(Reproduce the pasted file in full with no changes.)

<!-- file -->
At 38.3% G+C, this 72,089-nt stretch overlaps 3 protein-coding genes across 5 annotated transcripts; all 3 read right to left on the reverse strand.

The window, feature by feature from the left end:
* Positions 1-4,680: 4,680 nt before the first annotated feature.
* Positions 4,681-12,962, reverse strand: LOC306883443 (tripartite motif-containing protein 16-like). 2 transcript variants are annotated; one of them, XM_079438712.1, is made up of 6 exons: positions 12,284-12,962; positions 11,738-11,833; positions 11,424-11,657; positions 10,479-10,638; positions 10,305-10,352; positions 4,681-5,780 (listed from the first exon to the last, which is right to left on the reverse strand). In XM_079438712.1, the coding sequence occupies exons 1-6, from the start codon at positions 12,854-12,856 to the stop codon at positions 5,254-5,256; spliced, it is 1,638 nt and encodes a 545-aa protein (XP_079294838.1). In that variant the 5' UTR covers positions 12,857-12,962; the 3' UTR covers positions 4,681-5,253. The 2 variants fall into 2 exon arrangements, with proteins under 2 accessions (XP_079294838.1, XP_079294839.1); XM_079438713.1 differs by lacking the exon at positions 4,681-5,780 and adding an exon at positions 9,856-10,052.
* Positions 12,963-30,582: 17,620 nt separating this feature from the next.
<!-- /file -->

At 38.3% G+C, this 72,089-nt stretch overlaps 3 protein-coding genes across 5 annotated transcripts; all 3 read right to left on the reverse strand.

The window, feature by feature from the left end:
* Positions 1-4,680: 4,680 nt before the first annotated feature.
* Positions 4,681-12,962, reverse strand: LOC306883443 (tripartite motif-containing protein 16-like). 2 transcript variants are annotated; one of them, XM_079438712.1, is made up of 6 exons: positions 12,284-12,962; positions 11,738-11,833; positions 11,424-11,657; positions 10,479-10,638; positions 10,305-10,352; positions 4,681-5,780 (listed from the first exon to the last, which is right to left on the reverse strand). In XM_079438712.1, the coding sequence occupies exons 1-6, from the start codon at positions 12,854-12,856 to the stop codon at positions 5,254-5,256; spliced, it is 1,638 nt and encodes a 545-aa protein (XP_079294838.1). In that variant the 5' UTR covers positions 12,857-12,962; the 3' UTR covers positions 4,681-5,253. The 2 variants fall into 2 exon arrangements, with proteins under 2 accessions (XP_079294838.1, XP_079294839.1); XM_079438713.1 differs by lacking the exon at positions 4,681-5,780 and adding an exon at positions 9,856-10,052.
* Positions 12,963-30,582: 17,620 nt separating this feature from the next.